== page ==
The Fourth Republic Has Been Resilient – Zanetor Rawlings

Member of Parliament for the Klottey Korle constituency in the Greater Accra region, Dr. Zanetor Agyeman-Rawlings has complimented the resilience of the 4th Republic, stating that the several transitions of power from one elected party to another as well as the current hung parliament are testament to the public’s changing view on how democracy should play out.

Dr. Agyeman-Rawlings made the assertion when she spoke as a panelist at the Munich Security Conference held in Munich, Germany from February 16 to 18, 2024.

Dr. Zanetor Agyeman-Rawlings also spoke about the need for clear legislation on campaign financing to prevent illicit money being used to bankroll political campaigns.

The MP mentioned that the democratic reversals in parts of the West African sub-region are a direct result of the failure of some governments to provide inclusivity, good governance and essential amenities to their citizens in a timely and equitable fashion. She indicated that the failure of governments to deliver on good governance offers the opportunity for anyone who offers a bit of what a community needs to win their trust.

“Someone who has an agenda comes into a community that does not have water and electricity, provides water and somehow makes them have access to electricity, whether it is by generators or whatever it is; that community does not see that person as a terrorist, does not see that person as a violent extremist. In spite of whatever criteria we use to judge who those people are, if governments fail to actually deliver on good governance, what it keeps doing is further eroding the trust that people will have in the system we call democracy.”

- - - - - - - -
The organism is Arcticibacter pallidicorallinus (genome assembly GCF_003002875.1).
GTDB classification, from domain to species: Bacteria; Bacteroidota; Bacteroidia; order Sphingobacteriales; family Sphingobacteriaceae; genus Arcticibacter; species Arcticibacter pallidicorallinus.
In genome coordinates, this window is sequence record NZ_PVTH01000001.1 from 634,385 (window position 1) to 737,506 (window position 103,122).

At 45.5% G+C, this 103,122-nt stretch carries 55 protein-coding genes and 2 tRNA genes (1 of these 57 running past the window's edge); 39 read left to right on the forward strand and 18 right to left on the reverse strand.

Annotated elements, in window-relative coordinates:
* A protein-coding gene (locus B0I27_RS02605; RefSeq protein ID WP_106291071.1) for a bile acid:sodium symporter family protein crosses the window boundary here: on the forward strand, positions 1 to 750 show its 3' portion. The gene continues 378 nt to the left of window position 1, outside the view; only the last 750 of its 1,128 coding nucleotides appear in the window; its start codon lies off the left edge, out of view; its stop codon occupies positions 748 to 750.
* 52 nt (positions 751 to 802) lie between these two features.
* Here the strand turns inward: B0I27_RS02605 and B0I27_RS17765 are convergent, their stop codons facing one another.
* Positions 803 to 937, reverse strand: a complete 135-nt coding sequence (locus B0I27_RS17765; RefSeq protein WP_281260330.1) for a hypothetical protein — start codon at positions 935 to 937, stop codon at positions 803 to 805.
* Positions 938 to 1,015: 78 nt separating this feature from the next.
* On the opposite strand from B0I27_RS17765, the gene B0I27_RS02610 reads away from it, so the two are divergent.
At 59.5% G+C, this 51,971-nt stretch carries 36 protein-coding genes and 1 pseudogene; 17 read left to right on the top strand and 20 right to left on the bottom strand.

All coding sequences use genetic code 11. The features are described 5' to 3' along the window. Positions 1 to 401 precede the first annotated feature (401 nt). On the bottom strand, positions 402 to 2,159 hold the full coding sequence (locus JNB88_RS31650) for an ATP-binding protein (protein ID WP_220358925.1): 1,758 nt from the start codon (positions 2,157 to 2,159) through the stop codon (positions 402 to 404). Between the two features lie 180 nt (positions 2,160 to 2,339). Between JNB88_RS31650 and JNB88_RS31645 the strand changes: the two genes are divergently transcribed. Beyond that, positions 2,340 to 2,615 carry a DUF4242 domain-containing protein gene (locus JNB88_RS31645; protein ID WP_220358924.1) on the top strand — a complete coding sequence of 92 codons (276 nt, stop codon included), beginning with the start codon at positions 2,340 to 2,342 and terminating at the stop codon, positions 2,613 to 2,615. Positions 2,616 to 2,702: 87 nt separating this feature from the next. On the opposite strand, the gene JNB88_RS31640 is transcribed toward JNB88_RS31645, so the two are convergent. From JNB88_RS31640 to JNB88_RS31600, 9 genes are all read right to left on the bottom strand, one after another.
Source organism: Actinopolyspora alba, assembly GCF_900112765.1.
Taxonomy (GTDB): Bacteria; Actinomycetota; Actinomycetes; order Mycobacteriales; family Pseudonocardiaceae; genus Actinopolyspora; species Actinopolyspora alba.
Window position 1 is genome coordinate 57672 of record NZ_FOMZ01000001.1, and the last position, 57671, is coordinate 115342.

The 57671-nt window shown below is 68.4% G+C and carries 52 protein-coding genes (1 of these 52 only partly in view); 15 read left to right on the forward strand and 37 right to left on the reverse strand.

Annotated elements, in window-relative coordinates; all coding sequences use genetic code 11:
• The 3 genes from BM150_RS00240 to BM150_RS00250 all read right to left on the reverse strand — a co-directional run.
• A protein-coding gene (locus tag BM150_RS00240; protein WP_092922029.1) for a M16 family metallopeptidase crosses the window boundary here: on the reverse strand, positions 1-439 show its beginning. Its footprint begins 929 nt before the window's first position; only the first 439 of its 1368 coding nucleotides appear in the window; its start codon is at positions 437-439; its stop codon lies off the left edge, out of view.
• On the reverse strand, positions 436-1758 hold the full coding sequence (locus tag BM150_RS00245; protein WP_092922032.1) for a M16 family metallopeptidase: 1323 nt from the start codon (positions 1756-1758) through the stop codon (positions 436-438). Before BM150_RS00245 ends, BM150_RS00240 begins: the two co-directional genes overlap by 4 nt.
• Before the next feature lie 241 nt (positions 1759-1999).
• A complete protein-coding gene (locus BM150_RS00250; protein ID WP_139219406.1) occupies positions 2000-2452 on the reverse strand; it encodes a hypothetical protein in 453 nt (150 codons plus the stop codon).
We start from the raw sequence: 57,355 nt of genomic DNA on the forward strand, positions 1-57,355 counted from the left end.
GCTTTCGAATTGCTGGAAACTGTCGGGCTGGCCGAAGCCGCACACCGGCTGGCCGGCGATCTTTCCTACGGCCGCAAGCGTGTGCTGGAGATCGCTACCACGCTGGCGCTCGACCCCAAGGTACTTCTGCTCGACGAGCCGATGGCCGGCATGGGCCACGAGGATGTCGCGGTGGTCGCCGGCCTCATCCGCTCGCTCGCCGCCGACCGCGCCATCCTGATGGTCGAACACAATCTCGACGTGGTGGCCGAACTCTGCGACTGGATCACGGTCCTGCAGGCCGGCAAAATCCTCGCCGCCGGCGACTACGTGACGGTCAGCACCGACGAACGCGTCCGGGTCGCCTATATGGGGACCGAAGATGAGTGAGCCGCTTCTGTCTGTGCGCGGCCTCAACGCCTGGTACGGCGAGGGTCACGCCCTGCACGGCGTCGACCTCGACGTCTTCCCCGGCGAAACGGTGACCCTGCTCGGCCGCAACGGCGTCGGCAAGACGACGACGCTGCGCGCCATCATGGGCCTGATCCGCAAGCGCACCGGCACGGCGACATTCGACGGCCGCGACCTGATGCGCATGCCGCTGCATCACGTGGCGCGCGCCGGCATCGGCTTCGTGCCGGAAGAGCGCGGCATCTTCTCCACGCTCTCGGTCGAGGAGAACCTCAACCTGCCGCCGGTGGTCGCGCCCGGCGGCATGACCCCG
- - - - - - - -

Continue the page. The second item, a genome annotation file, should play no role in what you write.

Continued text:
On the issue of the dangers of AI and fake news as a tool for derailing our democratic processes, she pointed out that Ghana’s population of about 33 million has a very high mobile phone penetration which allows for easy dissemination of news (fake or real) necessitating the need for the country to intensify cybersecurity efforts.

Speaking on the topic, ‘Autocratic Trade Trap: Has the West lost its moral compass?’ Dr. Agyeman-Rawlings referred to the need for companies in the advanced economies to do technology exchange by building the capacity of countries with less endowed technology and by so doing develop technology that is green and renewable. The essence of a moral compass is to what extent such countries that are more developed have the conscience to say a certain percentage of what we are doing is not going to be about profits, it is going to be about equity, it is going to be about how we try to level the playing field. The reality is that Africa produces less than ten per cent of the world’s global emissions and yet it is the most vulnerable.

On the sidelines of the Munich Security Conference, Dr. Agyeman-Rawlings was elected a co-chair of the Global Network of Women Legislators in Defence, Security and Peace (WLID). The WLID is a growing network of more than 50 legislators from over 25 countries on four continents.

The WLID is an initiative to harness the experiences of women legislators who are active in policy debates related to defence, security and peace in order to:
• exchange approaches,
• provide mentorship,
• share information on legislative frameworks,
• identify supportive interventions,
• provide research support to further enhance the contribution of women to more inclusive, peaceful, and prosperous societies.

High level personalities who attended the Munich Conference included President Akufo Addo of Ghana, Vice-President Kamala Harris of the United States, Antony Blinken, United States Secretary of State, former United States Secretary of State, Hilary Clinton, and former UK Prime Minister Gordon Brown.

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